August 15, 2016 |
College life used to be so spartan. Residents couldn't even hang pictures on their dorm room walls. Now it's easier than ever for scholars to stay connected, with variants on the smart gadgets they've grown accustomed to having at home. Some even keep parents and friends plugged in . . . at a distance. Dorm room 2.0. A boring dorm room can earn an instant, sexy makeover, just by slapping a motorized Switchmate Smart Light Switch atop the faceplate of a standard light switch (toggle or rocker)
August 5, 2016 |
FOR MILLIONS of us, the internet is a place where we can express ourselves, our hopes and dreams for our family, and connect with the resources we need to build a sustainable future. The internet is a platform where people of all different backgrounds, incomes and ethnicities can interact and learn from one another - on equal footing. It is increasingly part of our DNA, which is why we must ensure that all Americans are able to enjoy the benefits of our digital society. A big piece of this puzzle is affordable, universal access to broadband.
December 2, 2015 |
City Controller Alan Butkovitz says he has found potential buyers for stacks of unused wireless network equipment collecting dust in a Philadelphia warehouse. In a letter sent to Mayor Nutter on Monday, Butkovitz said several companies contacted his office with uses for the WiFi equipment that the Nutter administration had concluded was obsolete. One company valued the items at more than $300,000. The inquiries and suggestions came after Butkovitz publicly asked in November that the administration determine the equipment's value and compatibility with current technology.
December 2, 2015 |
Philadelphia's wireless venture Bamboowifi is showing some kick. Cofounders David Platt and James Gregory, who met as Muay Thai kickboxers, have secured a $15,000 grant in SugarHouse Casino community development funds to install six to eight Wifi hot spots on North Third Street in Northern Liberties. The duo also are talking with officials in Old City about extending the hot spots farther south on Third to Market Street - an area known as N3RD Street, or "nerd street," for its Web development and tech firms.
November 23, 2015
The two visitors from England occupied window seats at HubBub Coffee in Center City on a recent rainy afternoon, huddled over hot drinks and the real reason they had stopped in: free WiFi access. Free for them, but not the coffee shop's owner. When Internet squatters' time at a small business lasts long after they've swallowed the last sip of their caffeinated cover, that WiFi becomes an even pricier perk, said Alan Jacobson. He and friend Jesse Bookspan are out to change that with GuestNet, a software and hardware product that aims to make small-business owners money off every log-on to the WiFi they offer.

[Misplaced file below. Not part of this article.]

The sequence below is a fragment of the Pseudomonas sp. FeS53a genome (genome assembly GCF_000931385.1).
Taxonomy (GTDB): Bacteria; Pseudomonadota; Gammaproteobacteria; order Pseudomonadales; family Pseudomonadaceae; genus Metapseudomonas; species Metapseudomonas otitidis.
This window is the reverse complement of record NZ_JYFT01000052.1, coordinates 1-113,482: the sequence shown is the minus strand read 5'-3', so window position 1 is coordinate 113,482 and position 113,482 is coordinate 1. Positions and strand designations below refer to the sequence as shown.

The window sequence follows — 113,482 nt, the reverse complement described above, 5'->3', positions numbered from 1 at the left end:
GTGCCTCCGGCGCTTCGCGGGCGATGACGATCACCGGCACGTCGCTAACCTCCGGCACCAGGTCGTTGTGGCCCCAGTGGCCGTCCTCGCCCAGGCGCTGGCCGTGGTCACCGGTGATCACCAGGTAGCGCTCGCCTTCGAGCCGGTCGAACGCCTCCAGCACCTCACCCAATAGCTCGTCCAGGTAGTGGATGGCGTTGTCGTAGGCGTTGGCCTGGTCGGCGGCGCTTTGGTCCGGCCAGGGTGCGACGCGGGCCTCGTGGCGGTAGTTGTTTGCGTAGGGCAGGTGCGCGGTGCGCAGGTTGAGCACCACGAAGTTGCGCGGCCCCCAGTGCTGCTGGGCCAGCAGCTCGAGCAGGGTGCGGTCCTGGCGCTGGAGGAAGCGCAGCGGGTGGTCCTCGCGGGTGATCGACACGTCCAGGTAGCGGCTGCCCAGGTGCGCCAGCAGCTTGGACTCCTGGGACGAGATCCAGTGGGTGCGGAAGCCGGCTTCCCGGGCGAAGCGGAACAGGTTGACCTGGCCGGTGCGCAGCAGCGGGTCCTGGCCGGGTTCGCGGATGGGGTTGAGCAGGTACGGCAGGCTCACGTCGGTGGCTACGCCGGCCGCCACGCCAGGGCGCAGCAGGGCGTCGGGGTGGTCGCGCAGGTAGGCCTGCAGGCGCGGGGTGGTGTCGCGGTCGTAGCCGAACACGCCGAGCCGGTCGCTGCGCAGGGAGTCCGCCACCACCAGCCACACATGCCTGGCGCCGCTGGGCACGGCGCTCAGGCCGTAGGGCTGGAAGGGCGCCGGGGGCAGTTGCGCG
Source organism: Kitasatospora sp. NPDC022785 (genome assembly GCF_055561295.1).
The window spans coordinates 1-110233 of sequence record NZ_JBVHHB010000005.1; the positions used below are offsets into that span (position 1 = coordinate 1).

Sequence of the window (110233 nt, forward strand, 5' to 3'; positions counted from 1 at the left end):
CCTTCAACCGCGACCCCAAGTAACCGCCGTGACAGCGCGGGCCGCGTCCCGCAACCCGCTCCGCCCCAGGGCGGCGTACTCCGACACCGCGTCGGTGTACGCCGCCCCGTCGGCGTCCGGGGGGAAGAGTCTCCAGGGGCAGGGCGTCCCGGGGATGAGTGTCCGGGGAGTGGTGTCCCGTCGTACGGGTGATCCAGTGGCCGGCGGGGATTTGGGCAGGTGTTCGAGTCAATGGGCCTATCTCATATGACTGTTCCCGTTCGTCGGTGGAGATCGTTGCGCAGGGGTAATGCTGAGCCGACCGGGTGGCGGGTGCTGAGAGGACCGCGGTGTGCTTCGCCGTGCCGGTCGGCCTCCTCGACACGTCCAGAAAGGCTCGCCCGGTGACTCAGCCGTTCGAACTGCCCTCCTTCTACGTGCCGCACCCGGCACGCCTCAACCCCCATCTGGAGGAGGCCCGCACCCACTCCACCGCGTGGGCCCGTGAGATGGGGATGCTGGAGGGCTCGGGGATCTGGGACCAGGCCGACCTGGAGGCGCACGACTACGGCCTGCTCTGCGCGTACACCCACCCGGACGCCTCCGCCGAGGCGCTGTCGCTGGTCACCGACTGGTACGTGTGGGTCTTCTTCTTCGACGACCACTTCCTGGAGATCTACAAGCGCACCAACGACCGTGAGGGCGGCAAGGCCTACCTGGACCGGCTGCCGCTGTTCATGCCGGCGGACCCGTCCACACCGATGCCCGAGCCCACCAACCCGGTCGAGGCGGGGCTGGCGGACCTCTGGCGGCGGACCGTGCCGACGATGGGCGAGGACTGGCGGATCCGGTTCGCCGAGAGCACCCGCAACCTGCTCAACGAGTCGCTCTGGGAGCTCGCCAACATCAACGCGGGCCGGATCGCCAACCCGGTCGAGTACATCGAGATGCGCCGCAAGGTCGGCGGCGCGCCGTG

November 18, 2015 |
Dozens of shrink-wrapped boxes containing unused wireless network equipment have been stacked away for years in a city warehouse, the City Controller's Office has found. The equipment was part of a $2 million purchase the city made in 2010, with federal grant money, to launch a public-safety WiFi system. The plan was eventually put on hold. City Controller Alan Butkovitz is asking that the Nutter administration determine the equipment's value and compatibility with current technology.
September 18, 2015 |
September 7, 2015 |
City officials billed this weekend's Made in America festival as a chance to test a beefed-up cellular network in advance of the pope's visit at the end of the month. The early returns? According to users, not great. "The phone service is really terrible," said Eliza Stoughton, of North Carolina. "Terrible," Elizabeth Harner, a student at the University of Pennsylvania, said of the cellphone service. "And this fake free WiFi - what is this?" Concert organizers had set up WiFi networks for attendees, but many said they had trouble connecting.
April 19, 2015 |
One of my sons, who rides SEPTA 's Subway- Surface Lines to work, wanted to know: "Why do all the trolleys have their own WiFi networks," each of them password-protected, and tantalizingly visible to connection-starved users as they stare at their mobile- network availability screens? He asked the operator, who hadn't a clue. "If they at least told the drivers the network passwords, they could maybe get some use out of them," my son said. "Why are the networks there? Why aren't they used?
January 28, 2015 |
Cablevision Systems Corp., the New York cable company, is launching a national WiFi-only telephone service for $29.95 a month - a first for a big cable-TV company. Subscribers to Cablevision's TV, Internet, and phone services will pay just $9.95 a month for the new service, branded as Freewheel. Freewheel is part of an intense interest by cable companies, including Comcast Corp. and others, to develop wireless phone services as people become accustomed to constant access on smartphones and tablets.